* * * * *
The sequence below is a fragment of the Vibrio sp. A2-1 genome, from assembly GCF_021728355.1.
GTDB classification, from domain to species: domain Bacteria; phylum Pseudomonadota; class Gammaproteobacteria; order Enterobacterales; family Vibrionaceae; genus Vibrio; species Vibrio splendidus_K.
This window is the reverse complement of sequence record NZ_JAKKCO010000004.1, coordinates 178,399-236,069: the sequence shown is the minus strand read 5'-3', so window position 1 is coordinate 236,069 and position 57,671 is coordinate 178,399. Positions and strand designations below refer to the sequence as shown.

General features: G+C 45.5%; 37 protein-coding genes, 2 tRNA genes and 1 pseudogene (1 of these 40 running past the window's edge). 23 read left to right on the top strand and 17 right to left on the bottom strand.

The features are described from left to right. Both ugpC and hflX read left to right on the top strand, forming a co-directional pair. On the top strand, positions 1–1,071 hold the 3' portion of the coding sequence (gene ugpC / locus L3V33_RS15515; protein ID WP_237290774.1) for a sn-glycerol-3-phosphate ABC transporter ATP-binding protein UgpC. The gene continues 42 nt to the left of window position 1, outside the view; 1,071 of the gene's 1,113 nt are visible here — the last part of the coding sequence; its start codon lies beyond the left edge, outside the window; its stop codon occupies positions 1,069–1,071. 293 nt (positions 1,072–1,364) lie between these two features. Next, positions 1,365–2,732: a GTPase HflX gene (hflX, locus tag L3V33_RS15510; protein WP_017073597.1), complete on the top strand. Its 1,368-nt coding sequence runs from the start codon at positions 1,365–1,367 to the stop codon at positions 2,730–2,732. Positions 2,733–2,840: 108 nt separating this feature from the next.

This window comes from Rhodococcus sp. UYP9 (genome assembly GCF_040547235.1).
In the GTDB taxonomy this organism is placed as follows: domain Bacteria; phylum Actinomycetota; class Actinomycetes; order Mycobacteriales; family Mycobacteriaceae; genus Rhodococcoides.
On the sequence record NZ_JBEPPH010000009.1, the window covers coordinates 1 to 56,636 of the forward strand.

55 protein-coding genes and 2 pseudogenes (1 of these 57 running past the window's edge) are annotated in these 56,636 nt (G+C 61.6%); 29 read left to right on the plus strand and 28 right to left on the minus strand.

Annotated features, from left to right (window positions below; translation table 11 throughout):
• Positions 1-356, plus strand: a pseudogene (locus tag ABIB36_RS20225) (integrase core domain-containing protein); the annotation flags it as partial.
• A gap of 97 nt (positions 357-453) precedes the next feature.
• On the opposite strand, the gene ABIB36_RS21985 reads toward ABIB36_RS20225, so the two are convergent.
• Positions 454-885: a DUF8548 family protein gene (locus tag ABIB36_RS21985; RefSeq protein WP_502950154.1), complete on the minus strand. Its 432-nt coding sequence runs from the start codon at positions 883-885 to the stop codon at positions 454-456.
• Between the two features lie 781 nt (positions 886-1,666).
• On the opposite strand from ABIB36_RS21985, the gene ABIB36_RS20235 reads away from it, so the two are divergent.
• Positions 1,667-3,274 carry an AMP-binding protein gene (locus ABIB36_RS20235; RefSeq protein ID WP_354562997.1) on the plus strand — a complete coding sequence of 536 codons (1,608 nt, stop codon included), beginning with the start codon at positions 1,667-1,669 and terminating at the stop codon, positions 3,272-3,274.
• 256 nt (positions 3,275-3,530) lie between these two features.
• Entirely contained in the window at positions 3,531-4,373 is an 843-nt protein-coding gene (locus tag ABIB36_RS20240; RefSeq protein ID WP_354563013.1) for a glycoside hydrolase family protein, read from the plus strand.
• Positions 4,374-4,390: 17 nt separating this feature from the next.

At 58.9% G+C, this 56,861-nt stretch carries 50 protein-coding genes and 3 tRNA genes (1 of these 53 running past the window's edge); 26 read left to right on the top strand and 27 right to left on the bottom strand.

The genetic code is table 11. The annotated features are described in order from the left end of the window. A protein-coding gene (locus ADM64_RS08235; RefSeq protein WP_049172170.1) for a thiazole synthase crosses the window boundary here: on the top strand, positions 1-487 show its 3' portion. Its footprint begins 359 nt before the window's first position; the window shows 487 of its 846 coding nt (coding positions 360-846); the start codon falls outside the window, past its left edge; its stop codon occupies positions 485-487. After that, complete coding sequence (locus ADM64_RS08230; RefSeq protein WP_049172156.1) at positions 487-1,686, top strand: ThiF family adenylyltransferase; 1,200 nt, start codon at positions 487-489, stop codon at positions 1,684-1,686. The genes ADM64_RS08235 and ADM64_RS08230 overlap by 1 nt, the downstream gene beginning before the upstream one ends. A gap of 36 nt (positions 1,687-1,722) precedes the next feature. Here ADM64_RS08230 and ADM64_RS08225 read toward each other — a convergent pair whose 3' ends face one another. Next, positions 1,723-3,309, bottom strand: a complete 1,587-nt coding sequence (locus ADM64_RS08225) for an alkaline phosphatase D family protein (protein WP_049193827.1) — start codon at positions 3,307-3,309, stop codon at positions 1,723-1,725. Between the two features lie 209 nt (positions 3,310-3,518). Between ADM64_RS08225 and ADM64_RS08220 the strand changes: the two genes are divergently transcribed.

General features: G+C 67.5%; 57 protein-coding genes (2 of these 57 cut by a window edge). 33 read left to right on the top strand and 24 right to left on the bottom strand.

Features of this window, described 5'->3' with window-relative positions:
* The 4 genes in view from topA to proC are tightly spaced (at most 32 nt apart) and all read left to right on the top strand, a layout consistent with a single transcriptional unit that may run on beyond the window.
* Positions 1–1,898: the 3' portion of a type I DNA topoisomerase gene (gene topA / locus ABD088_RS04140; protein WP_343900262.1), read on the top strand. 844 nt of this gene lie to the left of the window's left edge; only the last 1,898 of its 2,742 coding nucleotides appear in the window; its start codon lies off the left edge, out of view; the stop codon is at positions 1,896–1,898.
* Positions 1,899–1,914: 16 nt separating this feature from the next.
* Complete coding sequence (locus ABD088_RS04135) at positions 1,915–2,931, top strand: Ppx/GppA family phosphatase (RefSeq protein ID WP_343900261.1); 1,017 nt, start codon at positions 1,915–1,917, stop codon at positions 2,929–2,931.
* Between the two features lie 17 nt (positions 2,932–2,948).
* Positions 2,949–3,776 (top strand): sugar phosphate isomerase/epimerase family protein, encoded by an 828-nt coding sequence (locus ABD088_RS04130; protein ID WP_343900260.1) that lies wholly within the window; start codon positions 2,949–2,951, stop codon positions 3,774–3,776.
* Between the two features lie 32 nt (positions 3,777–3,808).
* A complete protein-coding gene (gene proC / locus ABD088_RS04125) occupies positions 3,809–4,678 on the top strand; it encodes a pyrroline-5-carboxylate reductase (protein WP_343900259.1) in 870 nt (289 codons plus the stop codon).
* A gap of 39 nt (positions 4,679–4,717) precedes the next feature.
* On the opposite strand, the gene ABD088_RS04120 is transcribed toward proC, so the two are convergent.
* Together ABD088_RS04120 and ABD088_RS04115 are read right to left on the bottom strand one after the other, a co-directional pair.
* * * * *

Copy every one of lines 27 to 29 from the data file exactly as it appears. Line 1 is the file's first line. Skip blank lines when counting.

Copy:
* Positions 1,899–1,914: 16 nt separating this feature from the next.
* Complete coding sequence (locus ABD088_RS04135) at positions 1,915–2,931, top strand: Ppx/GppA family phosphatase (RefSeq protein ID WP_343900261.1); 1,017 nt, start codon at positions 1,915–1,917, stop codon at positions 2,929–2,931.
* Between the two features lie 17 nt (positions 2,932–2,948).